Coming back to the Integrated Plan insurers here, we see that they all have claims ratios roughly between 65% to 88%.
Underwriting Results for Integrated Plans in 2019 (% of Premiums Earned)
|Management Cost||Distribution Cost|
So, this is is why we conclude that the assertion made that “medical claims are too high” is not really supported. Claims may be high, but relative to the level of premiums being charged now, they are actually sustainable. Hence to use the “greedy doctors and kiasu patients” reason as an excuse for further raising premiums is not supported either. Under the Affordable Care Act, this would be branded as profiteering by the insurers. But there is nothing here in Singapore which gives the equivalent protection.
So for policyholders, if your Integrated Plan insurer is consistently having a medical claims ratio much lower than 80%, it may be a sign that you’ll find it harder to claim when it is your turn to do so. And hence, you’re getting a poorer deal for roughly the same level of premiums payable.
Delving further into the quagmire of greedy doctors and kiasu patients
But let’s look further into the issue of “greedy doctors and kiasu patients”. From what the Singapore Actuarial Society has published, we see that over the period 2016 to 2019 (when the Integrated Plan insurers were the most unprofitable), the average payout per claim made actually fell by 1% per year!
Claims Statistics from Integrated Plans 2016 to 2019
This is even more surprising considering that healthcare cost inflation between 2016 to 2019 is estimated at 1.5% per year. So are the “greedy” doctors undercharging their patients by 2.5% every year?
Healthcare cost inflation in Singapore
But the claims incidence seems to have gone up by around 9% per year from 2016 to 2019. Is this the case of “kiasu” patients, egged on by “greedy” doctors, claiming more often? Or could there be another reason for this? Could it simply be that we are growing older as a population, and hence have more aches and pains, and need more visits to doctors and hospitals?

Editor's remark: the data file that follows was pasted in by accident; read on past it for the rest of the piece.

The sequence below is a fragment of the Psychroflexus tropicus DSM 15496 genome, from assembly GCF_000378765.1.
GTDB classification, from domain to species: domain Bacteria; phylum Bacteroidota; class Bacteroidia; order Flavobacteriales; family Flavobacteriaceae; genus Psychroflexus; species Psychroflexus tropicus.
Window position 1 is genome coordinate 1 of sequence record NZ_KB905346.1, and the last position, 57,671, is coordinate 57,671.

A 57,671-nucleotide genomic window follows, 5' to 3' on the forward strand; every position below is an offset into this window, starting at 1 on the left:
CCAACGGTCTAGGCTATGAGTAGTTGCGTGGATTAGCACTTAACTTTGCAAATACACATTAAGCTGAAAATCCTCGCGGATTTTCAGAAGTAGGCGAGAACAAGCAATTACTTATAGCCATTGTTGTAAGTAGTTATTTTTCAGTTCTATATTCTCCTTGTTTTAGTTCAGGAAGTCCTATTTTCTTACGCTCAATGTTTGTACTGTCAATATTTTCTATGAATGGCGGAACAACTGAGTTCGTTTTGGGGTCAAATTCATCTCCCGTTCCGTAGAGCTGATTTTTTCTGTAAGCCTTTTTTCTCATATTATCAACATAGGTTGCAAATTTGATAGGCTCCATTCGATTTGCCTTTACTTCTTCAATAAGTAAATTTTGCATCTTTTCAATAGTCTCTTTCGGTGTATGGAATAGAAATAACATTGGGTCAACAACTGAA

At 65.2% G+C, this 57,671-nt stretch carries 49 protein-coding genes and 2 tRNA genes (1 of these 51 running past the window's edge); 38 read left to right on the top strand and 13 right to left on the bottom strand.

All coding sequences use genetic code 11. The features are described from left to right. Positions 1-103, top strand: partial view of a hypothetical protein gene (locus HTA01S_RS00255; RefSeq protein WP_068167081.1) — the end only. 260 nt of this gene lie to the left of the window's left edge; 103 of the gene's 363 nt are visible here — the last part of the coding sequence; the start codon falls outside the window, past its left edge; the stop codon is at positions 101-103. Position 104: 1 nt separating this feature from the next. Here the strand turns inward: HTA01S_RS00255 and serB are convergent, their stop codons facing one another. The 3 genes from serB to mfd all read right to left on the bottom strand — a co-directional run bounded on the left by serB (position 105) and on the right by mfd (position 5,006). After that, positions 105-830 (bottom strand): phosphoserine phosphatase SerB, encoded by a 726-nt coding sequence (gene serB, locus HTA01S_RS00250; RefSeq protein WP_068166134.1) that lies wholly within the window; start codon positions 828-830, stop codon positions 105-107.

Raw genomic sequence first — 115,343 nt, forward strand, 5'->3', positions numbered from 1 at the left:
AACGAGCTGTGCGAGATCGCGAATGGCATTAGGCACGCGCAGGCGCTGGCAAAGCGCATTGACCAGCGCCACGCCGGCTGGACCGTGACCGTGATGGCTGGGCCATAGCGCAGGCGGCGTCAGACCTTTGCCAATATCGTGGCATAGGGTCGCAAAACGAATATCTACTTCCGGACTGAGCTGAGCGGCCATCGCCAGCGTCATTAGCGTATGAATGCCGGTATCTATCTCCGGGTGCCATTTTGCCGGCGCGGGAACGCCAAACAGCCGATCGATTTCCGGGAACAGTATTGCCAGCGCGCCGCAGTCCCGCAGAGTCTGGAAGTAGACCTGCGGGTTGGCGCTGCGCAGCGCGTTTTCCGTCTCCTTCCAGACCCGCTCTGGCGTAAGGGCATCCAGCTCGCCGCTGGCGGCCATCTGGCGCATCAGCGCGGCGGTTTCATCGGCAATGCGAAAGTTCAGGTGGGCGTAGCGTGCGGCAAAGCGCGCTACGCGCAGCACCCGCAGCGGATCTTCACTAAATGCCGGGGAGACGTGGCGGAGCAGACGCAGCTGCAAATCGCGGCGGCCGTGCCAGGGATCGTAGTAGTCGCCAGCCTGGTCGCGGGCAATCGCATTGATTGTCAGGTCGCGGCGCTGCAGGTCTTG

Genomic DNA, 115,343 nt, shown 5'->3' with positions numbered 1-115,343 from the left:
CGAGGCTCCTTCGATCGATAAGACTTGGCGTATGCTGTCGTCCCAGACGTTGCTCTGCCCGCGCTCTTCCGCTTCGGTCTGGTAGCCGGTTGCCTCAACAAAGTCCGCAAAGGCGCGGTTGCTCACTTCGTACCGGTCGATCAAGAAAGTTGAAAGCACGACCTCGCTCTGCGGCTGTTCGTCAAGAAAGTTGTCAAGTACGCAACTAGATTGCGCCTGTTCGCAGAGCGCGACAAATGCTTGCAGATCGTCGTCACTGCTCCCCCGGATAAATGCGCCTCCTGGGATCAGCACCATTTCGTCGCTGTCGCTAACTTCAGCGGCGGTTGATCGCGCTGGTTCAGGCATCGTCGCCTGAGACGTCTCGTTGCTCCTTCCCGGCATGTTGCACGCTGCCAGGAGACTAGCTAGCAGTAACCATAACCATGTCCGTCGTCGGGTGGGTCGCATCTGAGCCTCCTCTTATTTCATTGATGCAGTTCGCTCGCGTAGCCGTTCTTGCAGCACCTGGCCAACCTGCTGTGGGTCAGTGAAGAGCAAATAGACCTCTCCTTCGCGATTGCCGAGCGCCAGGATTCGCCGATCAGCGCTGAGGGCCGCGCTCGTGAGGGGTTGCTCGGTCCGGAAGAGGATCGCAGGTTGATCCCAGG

Population Statistics for Singapore 2010 to 2020
|Total Residents||Over 65||Over 75||Over 85|
Over the last ten years, the elderly population have been growing much faster than the resident population as a whole, and they are increasing, both in absolute numbers and as a proportion of the population. And this increases the incidence of claims far faster than these growth rates alone, as the elderly also have a much higher rate of hospitalization.
Hospitalization Rates for the Elderly in Singapore 2018
So, does this look like the buffet syndrome of “kiasu patients“, seeking treatment for all sorts of minor ailments to maximise their medical payouts? Or does it look like the sufferings of aged Singaporeans seeking medical attention for their increasing number of illnesses?
Hence, the claim that doctors are too greedy, and patients are too kiasu is simply a myth!
Let’s turn to Management and Distribution Costs
If the insurers’ current claims ratios look sustainable relative to current premiums charged, and the costs pressures from a rising level of claims can be controlled, then what insurers can control to be profitable are really management costs and distribution costs.
Prudential has usually been cited as a case where the management of claims has been well controlled, resulting in two years of underwriting profits so far. From the earlier table, we see that this is true to some extent. Their claims ratio is 71%, which is not the lowest amongst all the Integrated Plan insurers though. However, their combined management and distribution costs are only 18% of net premiums earned. And the runner up in underwriting profitability, NTUC Income, has a combined management and distribution cost ratio of 16%!
The best performing insurers do not have the lowest claim ratios, but have the lowest management and distribution cost ratios
A closer look at distribution costs
As somebody else posted, the commissions paid for Integrated Plans by the insurers are between 25% to 35% of premiums for the first year, and 5% to 12% of renewal premiums subsequently. Hence, an Integrated Plan insurer whose representatives do a good job in retaining policyholders over time will have distribution costs in the single digit percentages. As is the case for NTUC Income. Smaller insurers which are trying to grow their portfolios will be paying a lot more of the 25% to 35% commissions, and so will end up having distribution cost ratios in the high double digit percentages. Such as AXA.